Sex Worker and Albania's Highest Court
(a pseudonym to protect her identity) was arrested in January last
year in a well-known hotel in Tirana, in bed with two businessmen and
a substantial quantity of cocaine.
bar in Blloku, the upmarket Tirana entertainment district where
some pimps and prostitutes work. Photo: BIRN/Ivana Dervishi
is 18 years old. She started working as a prostitute when she was 14.
a child, Pamela was abandoned by her mother and maltreated by her
grandmother. She felt she had no alternative but to run away from
home. She left in January 2011, not looking back once, wearing little
more than slippers and a sweater.
did not realise then that the price of her freedom would have to be
paid in bed, with men of very different standing, from those with an
air of sophistication to hardened drinkers. A close friend gave her
shelter — but then explained she would have to earn her keep, by
working as a prostitute.
tall brunette with big black eyes, full lips and a seductive girlish
smile, Pamela sold her body in different cities and towns — in
Tirana, Durres, Vlora and Saranda. Bouncers, waiters, coffee shop
owners, hotel receptionists and taxi drivers took care of providing
normally charged between €200 and €300. In a country where the
average wage is around €260, only members of Albania's economic
elite could afford such prices.
doesn’t remember how many clients she had but knows they called her
"the MPs' escort lady" because she was rumoured to sell sex
to politicians or "cocaine girl". The police operation that
resulted in her arrest was codenamed Model Girl. An unimaginative
choice, but perhaps an indication of whom the police considered their
main target. Not the two businessmen who had paid €300 to have sex
with Pamela. They were not charged with any offence. Even their names
were not made public.
on the other hand, was sent to trial and convicted of working as a
prostitute. She is serving her 18-month sentence at a rehabilitation
centre for trafficking victims in Linza, on the outskirts of Tirana.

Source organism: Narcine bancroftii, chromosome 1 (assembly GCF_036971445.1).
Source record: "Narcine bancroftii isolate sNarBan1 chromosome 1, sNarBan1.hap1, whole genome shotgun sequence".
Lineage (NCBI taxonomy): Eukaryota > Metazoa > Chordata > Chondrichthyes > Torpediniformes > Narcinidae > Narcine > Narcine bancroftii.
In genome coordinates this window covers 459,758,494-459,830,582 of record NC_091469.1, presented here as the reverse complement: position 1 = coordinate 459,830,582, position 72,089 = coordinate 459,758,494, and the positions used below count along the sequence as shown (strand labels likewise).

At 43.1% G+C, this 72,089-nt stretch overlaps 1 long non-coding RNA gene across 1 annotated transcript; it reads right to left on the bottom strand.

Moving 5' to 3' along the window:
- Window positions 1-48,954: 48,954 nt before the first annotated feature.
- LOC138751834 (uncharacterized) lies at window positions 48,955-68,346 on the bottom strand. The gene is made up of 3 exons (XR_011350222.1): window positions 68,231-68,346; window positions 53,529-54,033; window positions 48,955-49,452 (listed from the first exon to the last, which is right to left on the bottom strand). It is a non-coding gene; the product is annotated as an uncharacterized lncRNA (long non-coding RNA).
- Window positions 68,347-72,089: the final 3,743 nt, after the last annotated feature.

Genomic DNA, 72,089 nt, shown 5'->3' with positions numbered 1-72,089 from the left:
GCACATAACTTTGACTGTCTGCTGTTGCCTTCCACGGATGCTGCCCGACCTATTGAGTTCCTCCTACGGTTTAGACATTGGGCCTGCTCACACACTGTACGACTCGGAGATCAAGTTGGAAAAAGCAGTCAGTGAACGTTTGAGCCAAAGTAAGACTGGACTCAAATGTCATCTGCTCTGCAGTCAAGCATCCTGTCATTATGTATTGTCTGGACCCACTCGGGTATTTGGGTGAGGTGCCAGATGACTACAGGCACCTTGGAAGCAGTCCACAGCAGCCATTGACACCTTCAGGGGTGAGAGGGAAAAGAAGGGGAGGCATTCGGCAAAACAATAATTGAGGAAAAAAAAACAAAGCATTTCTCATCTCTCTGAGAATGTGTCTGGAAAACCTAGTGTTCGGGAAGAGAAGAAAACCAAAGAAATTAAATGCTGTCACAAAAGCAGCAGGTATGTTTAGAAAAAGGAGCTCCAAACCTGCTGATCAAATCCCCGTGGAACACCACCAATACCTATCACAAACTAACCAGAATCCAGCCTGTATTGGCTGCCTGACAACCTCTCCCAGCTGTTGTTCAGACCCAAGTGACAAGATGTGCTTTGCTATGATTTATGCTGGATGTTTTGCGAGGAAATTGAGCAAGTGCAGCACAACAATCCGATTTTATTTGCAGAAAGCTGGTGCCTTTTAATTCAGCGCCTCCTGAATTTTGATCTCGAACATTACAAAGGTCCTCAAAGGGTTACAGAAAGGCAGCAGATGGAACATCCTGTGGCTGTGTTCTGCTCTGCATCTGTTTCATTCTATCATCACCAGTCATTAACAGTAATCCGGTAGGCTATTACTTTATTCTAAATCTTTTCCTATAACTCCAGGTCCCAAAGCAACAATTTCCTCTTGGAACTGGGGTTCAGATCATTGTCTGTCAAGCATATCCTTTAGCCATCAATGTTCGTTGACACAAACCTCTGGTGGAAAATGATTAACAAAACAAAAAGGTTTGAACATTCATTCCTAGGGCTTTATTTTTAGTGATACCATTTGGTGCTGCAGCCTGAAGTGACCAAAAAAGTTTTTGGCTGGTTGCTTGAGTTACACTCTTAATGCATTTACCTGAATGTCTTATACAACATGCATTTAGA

day more and more girls work the streets," she says. "I
might have met 300 of them. They're as young as 13."
have been several attempts to decriminalise prostitution in Albania
but all of them have failed. Politicians claim public opinion would
not support such a change.
2013, parliament rejected a petition from the country's
anti-discrimination commissioner to strike prostitution from the
criminal code. Some female members of parliament argued in vain that
most sex workers were victims of human trafficking and should not be
treated as criminals.
year, both the government and parliament campaigned against a similar
proposal from the national High Court. On June 25, the Constitutional
Court sided with the politicians. It ruled in favour of keeping
Article 113 of the criminal code, which specifies that prostitution
is an offence punishable by a fine or up to three years in prison.
experts argue Article 113 is a great help to traffickers and pimps.
With the help of clever lawyers, what may start out as a criminal
case of sexual exploitation often becomes a case of prostitution.
Women get punished, men walk free.
the basis of Article 113, Pamela, a young woman forced into
prostitution as child, was found guilty of a criminal offence and
deprived of her liberty for 18 months. None of her clients or pimps
has been convicted of any offence.
she has finished her sentence, Pamela says, she will go back to
prostitution. She does not feel she has any other choice. She plans
to move to Belgium. She knows that prostitutes are not prosecuted
Cela joined the Balkan Investigative Reporting Network in Albania in
September 2015. She previously worked for several national print and
TV outlets. Her fellowship story on Albanian victims of sex
trafficking will be published in the coming days.